Like I will tell my boss–I didn’t make this decision lightly, and it wasn’t based on any one factor.  Also, I’m sorry that the right decision for me may negatively affect others–that’s not my intention.  That’s what I will say if when people ask me why, or confront me.  And when they treat me badly in those last 2 weeks:  1)  I won’t like it.  2)  it won’t be so different from the way they always treated me.  I never felt a part of their group.  At first I figured it was because of the age-difference, but now that newer, younger hires are included and treated nicely–I know it’s just me.  Maybe it’s because I’m not all i-phone-centric.  Who knows.  3) if they get nasty and say salty things, I will just tell them if that what they think of me after almost 4 years–it just re-affirms that I’m making the right decision.  Because if they don’t know my work ethic, sense of duty, or moral compass by now–they are never going to.

Work Woes. Again and still. [Part 1]

6 Mar

This is from years ago, but reading it reminds me of the mentality of high stress, low pay, just be part of the team and suck it up–which I always  had (to my own detriment).  This was the beginning of me wondering if it was worth it.  I was looking at the costs and benefits, and the costs were quickly exceeding any benefits.

It’s not wise to post this on here–because you just never know who might read it.  But I don’t know where else to turn to think things through.  I am unable to concentrate on my studies (which I desperately need to do) and I need to talk myself though this stress.

Juuuuust when I think everything at work is OK, and maybe even good–they turn it upside down.  Last week, I had my evaluation where I was called “A-team,” productive, good knowledge, and told how valuable my morning clean/prep schedule was.  Today, we were pulled into an impromptu meeting declaring everyone would have to turn in times they can’t work, because our full-time gal would be gone for 6-8 weeks and we all had to pull extra.  My boss has a mind to just hand us all a revised schedule, without our input.  Also the specific dates aren’t available, the specific number of hours extra weren’t specified other then “lots and lots,” and no hint of discussion/collaboration was given.

So Fridays are back in-play.  And Thursdays too.  Forget about my part-time hours, because I have the most “extra” to give–they don’t give a fu(k about my class/study time.  No one cares that I’m only getting part-time benefits, and as such I want and need part-time hours.  Even for “just 6-8 weeks.”  We all know what that turns into (spoiler:  longer, maybe forever).  I have to study outside of class and have time to do the required assignments to do WELL in the classes.  With just 4 courses left, I’m not giving up my 4.0 GPA.  Not for work, not for anybody.  And when I ask for specifics, and say I’m stressed out–the mentality is the same ‘ol same ‘ol:  just deal with it; we’re all in the same boat and all stressed; this is veterinary medicine so this sort of thing is expected.

But maybe it’s too much for me.  I really CANNOT deal with 6-8 full Fridays, I probably can’t even deal with one  full Friday!  And I certainly can’t do 12 Thursday/Friday combos.  But at work, my psychological state comes last–it’s after the bookkeeper’s, after the LVT, and certainly after the appointment-load.  I come last.  I am willing to compromise, but with my school schedule I already feel stretched as tightly as I can manage–I don’t think I have MORE to give work.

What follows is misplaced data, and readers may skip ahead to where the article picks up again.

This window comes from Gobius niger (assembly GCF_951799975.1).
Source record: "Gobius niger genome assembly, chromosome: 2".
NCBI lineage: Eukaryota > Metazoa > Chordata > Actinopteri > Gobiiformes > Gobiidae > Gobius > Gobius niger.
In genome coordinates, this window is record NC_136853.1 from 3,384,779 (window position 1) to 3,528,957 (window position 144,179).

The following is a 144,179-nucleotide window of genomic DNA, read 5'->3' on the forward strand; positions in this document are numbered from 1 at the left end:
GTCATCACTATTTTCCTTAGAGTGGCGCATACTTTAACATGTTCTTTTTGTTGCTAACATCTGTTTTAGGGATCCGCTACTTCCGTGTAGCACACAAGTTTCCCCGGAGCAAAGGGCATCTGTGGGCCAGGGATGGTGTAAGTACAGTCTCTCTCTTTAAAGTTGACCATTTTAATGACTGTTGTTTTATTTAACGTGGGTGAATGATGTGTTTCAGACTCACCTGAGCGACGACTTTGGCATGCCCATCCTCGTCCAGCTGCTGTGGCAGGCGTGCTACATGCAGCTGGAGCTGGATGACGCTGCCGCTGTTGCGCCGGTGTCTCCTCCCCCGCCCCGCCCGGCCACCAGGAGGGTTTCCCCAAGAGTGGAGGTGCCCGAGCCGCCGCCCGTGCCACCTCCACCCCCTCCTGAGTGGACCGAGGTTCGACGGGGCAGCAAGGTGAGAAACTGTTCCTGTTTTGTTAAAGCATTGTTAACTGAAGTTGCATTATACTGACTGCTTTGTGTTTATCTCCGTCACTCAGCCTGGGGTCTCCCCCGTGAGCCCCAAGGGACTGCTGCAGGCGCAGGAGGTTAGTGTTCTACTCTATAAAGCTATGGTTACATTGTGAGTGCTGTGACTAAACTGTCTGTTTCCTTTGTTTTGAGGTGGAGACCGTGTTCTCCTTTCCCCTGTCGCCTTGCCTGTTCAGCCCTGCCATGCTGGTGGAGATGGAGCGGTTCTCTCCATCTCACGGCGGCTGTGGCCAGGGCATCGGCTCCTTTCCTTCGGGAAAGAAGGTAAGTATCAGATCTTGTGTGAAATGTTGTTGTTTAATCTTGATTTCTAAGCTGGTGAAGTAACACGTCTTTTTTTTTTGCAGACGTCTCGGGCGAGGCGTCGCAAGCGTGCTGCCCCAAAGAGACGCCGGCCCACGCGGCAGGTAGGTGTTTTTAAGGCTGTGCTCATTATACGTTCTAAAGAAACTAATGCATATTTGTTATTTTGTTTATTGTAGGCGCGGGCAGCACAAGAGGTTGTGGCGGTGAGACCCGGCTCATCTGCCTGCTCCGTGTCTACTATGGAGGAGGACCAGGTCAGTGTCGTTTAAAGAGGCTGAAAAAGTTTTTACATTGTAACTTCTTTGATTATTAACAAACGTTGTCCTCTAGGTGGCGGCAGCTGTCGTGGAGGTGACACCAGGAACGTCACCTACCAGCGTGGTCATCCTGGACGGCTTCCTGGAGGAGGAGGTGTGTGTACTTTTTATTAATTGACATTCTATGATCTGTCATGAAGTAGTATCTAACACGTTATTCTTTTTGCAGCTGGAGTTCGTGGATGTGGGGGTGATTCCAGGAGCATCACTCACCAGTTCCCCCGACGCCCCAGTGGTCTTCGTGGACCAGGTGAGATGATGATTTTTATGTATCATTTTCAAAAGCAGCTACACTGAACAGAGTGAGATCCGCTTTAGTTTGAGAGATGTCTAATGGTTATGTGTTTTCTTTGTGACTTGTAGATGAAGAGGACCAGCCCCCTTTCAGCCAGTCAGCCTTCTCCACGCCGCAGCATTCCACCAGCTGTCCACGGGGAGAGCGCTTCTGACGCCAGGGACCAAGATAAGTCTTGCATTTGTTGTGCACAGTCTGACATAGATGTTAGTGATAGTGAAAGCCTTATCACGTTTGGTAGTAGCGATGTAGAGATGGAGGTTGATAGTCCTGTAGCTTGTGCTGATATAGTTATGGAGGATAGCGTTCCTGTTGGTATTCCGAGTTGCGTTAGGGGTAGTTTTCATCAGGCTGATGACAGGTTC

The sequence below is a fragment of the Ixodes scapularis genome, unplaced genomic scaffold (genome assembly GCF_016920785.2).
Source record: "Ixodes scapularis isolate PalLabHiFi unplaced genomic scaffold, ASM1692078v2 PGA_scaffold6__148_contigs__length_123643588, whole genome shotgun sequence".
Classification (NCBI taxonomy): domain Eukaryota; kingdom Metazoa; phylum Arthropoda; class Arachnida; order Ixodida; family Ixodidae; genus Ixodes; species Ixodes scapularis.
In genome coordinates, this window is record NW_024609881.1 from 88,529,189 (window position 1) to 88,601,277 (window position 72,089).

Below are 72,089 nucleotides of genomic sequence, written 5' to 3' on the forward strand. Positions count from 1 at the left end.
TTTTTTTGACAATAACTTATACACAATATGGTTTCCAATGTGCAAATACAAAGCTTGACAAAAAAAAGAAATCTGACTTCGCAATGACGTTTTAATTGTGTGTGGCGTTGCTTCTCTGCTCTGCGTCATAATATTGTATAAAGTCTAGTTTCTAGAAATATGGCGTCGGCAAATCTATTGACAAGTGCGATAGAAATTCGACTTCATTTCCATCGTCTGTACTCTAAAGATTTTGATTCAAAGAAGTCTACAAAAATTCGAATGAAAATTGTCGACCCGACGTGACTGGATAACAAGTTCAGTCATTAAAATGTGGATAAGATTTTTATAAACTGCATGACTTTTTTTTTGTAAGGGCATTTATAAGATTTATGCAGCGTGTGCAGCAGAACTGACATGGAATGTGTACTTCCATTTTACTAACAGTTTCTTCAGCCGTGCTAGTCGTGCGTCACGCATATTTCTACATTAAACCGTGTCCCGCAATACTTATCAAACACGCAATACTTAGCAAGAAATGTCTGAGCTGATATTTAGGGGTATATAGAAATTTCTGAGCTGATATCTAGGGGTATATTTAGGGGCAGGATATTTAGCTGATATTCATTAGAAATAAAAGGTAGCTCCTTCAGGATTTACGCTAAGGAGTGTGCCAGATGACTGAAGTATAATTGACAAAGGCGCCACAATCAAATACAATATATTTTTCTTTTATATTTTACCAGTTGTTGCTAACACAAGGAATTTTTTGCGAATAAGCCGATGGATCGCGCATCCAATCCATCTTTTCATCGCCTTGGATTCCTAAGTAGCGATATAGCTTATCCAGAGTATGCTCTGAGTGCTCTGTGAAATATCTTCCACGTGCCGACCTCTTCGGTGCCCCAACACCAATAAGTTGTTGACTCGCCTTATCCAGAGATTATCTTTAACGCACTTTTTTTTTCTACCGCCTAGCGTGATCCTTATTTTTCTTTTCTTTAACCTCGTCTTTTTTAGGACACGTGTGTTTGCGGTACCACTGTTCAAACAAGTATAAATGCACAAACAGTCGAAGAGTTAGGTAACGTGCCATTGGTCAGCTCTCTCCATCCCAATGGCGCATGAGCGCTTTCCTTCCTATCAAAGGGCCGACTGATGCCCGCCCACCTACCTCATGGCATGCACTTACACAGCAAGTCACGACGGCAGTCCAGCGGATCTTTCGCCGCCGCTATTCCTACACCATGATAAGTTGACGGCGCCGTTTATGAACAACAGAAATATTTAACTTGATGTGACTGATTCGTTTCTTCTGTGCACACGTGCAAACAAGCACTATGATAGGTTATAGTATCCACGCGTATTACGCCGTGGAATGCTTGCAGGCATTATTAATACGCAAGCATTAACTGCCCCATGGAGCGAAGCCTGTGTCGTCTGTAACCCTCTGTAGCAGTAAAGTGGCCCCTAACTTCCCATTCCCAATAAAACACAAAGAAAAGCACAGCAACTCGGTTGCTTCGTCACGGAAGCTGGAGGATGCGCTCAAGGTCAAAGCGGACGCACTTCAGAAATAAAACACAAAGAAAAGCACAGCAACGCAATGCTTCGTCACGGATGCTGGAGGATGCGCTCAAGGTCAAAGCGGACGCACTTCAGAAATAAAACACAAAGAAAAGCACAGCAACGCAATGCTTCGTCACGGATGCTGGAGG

So I’m thinking I might finally just do it.  Maybe the finger has been giving me so much constant, continuous strife at a place where I work HARD and am dedicated, honest, productive, diligent, and loyal–because I’m meant to leave.  Why else would work constantly treat me like a punching-bag?  How much more can they take out of me?  I really feel like I have nothing more to give.

Even though there are very few job prospects HERE.  Especially with a school-schedule that has to be worked around, and one that changes by the semester at that.  Even though I have no marketable skills.  Even though the only skills I do have would be more of the same–and maybe worse.  I just can’t deal.  I’m trying to be a better person, but this job keeps dragging me down.  I just think I’m settled into a compromise both work and I can live with–and they change the rules on me.  Then act like I’m a $hit-head because I don’t like it and it makes me worry.  I don’t think I can keep on like this anymore.  I deserve better, and I want more stability then that.

And I’m finally in a financial position where maybe I could afford to quit.  I could use my surplus school loan money (that I’ve been saving for Colorado-moving purposes) to live on until I can find another job.  And until I find another job, I can tutor at school, and maybe even kids.  And there was a possibility my independent study could become a paid position.  So I could afford to live AND work on my resume’ in the field I’m trying to get into.

But that might make me worry too.  Because it would be difficult trying to find a job AND study appropriately.  And no one likes to worry that their money is dwindling.  And what if I couldn’t ever find a job?  What would I do?  And if I used all my loan money to live on HERE how will we ever afford to move away?  Would this just make me more crazy than just sticking out the possible 12 full days, committing to a work-load that might jeopardize my grades, and the stress of whatever the NEXT work-demand will be?

I just don’t know what to do.  And I have to decide fast, because my two weeks notice would already be close to the 6-8 week span of time, and the point is to try to AVOID that scene.  So I really have to submit a resignation no later then Monday if it’s going to benefit me.